Vol 59, No 2 (2008)
Original paper
Published online: 2008-05-08

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Phenotype of patients with gynecomastia

Izabella Czajka-Oraniec, Wojciech Zgliczyński
Endokrynol Pol 2008;59(2):131-139.

Abstract


Introduction: Gynecomastia, a benign enlargement of the breast glandular tissue in men. The aim of the study was to evaluate the phenotype of patients with gynecomastia, in particular antropometric assessment, breast ultrasound examination and hormonal testing, as well as to estimate possible causes of gynecomastia in studied population.
Material and methods: Two hundred-twenty men were enrolled in the study: 126 patients with gynecomastia and 94 healthy volunteers as a control group. Detailed medical examination, breast ultrasound and hormonal assays for T, E2, LH, FSH, SHBG, S-DHEA, PRL and TSH were performed. Calculation of free testosterone concentration was done.
Results: The results of clinical and hormonal evaluation enabled to divide the cases into three groups: patients with idiopathic gynecomastia (58 subjects, 46%), with hypogonadism (34 subjects, 27%) and drug-induced or associated with other disorders gynecomastia (34 subjects, 27%). We found that men with gynecomastia, particularly associated with hypogonadism, had significantly higher BMI compared with control group. Ultrasound examination revealed the positive correlation between breast tissue volume and BMI, duration of gynecomastia and estradiol level, while negative correlation with testosterone level. We demonstrated significant differences in LH, T, SHBG, fT and S-DHEA levels between cases and controls. There were no differences in PRL, FSH and TSH levels among groups. Significant elevation of SHBG concentration in all groups of patients, including idiopathic gynecomastia cases, compared with controls, was remarkable.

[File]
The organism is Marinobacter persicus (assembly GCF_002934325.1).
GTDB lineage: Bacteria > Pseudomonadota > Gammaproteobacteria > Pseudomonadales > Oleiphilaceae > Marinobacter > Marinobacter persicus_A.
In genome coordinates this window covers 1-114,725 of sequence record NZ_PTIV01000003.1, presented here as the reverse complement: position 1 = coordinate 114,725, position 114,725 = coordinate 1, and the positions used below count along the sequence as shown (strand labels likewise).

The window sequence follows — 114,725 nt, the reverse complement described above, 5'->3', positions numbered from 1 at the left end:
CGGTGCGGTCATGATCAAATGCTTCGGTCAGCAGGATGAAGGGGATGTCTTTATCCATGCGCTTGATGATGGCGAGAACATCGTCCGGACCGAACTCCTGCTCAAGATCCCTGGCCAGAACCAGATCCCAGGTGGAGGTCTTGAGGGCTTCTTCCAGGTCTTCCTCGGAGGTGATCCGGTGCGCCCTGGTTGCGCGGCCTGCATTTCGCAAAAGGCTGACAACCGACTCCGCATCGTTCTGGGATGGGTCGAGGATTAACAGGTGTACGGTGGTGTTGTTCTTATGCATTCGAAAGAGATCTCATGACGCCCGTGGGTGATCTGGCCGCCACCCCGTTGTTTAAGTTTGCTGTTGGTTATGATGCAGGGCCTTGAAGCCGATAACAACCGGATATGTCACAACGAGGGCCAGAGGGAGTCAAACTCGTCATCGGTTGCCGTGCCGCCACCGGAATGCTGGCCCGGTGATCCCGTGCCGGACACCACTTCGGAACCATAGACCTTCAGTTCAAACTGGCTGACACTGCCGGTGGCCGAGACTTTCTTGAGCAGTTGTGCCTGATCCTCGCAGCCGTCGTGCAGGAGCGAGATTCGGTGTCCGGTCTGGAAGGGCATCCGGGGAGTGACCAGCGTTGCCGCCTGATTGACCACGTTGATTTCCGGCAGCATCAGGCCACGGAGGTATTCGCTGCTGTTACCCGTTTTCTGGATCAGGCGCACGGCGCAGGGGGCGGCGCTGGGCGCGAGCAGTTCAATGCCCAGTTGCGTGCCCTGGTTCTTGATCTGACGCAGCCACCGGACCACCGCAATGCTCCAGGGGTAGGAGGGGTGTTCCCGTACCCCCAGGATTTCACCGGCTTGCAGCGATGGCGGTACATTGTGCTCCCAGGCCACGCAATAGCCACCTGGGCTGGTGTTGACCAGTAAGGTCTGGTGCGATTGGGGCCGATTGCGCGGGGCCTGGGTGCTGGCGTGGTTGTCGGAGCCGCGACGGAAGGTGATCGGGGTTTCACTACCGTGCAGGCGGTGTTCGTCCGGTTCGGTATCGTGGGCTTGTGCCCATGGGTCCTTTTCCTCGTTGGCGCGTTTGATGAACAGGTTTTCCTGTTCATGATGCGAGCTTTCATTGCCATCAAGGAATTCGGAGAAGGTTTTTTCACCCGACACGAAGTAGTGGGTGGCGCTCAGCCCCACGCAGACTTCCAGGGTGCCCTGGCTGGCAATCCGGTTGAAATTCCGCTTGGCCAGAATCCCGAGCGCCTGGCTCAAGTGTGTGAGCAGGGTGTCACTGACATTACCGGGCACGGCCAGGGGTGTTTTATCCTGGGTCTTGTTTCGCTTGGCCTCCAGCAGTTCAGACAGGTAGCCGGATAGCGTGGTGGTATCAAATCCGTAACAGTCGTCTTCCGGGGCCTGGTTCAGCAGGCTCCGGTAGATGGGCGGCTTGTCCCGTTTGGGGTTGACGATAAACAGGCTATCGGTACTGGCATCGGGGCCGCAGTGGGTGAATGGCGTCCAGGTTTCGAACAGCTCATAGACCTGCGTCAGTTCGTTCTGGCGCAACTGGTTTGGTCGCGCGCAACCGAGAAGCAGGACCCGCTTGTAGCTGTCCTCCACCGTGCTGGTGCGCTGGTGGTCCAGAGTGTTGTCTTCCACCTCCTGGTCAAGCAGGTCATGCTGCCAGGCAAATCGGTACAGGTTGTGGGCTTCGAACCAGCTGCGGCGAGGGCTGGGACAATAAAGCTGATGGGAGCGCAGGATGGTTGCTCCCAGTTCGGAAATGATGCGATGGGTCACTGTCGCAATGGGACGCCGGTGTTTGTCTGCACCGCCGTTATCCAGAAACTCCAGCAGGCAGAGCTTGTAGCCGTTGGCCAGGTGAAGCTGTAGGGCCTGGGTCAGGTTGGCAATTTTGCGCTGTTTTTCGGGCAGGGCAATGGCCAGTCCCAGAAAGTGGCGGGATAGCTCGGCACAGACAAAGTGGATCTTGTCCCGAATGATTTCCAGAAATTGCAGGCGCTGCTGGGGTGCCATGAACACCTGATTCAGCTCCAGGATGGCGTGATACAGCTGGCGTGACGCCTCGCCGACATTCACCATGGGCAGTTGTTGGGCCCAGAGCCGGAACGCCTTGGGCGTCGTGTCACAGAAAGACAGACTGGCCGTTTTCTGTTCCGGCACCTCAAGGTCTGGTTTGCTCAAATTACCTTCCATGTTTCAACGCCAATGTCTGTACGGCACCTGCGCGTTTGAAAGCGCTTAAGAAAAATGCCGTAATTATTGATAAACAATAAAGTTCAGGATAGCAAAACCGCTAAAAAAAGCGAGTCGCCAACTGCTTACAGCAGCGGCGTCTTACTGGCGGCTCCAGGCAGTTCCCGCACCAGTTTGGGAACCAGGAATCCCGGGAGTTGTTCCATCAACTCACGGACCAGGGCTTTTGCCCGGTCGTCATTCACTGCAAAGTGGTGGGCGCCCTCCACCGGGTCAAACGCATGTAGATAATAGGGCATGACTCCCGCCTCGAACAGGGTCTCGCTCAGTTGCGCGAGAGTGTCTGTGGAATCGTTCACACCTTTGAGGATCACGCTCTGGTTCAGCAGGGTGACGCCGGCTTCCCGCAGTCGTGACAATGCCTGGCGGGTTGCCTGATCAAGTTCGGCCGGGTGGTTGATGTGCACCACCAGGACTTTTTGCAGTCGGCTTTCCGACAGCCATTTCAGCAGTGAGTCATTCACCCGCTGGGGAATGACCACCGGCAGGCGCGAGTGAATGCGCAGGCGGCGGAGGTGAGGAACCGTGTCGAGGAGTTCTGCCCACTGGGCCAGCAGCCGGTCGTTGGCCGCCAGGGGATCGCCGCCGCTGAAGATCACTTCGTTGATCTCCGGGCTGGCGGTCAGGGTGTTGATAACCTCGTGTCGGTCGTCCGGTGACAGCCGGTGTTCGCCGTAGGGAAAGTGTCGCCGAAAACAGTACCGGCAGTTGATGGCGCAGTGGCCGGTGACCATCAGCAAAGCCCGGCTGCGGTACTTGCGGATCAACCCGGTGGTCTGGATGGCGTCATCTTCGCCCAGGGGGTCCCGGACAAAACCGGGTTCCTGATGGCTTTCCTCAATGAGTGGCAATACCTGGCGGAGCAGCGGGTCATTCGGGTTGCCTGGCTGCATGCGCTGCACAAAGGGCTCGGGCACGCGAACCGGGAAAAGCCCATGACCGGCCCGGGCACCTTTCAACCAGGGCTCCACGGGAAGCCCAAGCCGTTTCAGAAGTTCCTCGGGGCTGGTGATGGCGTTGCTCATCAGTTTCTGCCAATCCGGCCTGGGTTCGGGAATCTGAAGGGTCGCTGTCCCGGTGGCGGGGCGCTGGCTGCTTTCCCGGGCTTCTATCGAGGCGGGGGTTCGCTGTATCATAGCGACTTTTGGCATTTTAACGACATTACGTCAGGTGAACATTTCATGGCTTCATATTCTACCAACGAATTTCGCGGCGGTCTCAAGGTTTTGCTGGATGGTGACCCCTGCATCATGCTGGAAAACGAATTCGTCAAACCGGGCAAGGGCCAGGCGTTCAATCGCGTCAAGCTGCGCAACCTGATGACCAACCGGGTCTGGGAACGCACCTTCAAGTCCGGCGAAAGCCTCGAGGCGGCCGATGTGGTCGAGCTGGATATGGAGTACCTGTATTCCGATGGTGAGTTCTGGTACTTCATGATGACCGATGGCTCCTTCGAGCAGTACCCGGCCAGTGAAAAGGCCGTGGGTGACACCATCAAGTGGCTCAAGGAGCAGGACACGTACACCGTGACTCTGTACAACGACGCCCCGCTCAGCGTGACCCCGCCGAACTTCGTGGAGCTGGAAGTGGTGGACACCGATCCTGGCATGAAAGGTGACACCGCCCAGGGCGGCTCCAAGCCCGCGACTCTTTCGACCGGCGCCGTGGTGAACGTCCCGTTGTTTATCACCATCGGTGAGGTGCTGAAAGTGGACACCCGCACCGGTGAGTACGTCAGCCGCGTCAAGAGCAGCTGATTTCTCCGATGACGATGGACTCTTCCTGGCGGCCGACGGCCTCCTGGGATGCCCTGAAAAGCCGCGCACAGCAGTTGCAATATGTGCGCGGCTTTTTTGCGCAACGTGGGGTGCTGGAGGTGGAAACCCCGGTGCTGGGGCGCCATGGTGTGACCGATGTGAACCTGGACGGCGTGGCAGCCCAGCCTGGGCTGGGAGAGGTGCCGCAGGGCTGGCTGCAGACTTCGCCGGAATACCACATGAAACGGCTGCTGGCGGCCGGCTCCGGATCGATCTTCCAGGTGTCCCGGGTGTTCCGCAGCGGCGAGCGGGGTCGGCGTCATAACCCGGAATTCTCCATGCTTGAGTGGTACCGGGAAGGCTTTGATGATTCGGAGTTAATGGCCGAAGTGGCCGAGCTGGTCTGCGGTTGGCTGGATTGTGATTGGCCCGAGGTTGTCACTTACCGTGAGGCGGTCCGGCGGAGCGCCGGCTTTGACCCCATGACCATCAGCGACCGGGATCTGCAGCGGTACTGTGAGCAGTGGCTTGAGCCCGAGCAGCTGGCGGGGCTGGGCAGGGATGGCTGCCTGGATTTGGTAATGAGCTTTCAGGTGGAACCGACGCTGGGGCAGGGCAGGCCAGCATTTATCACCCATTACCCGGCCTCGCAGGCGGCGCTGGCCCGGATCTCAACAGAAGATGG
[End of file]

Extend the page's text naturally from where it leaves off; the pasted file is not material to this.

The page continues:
Conclusion: Clinical evaluation and hormonal profile can help to classify patient with gynecomastia into one of three groups: idiopathic gynecomastia, associated with hypogonadism, and drug-induced or associated with other diseases. Idiopathic gynecomastia - of unknown etiology is diagnosed in almost half of all cases (46%). We showed that apart from well known hormonal disturbances leading to gynecomastia, like hypogonadism or hyperestrogenism, also subtle hormonal alterations, such as sex hormone binding globuline (SHBG) level elevation may contribute to breast enlargement. (Pol J Endocrinol 2008; 59 (2): 131-139)

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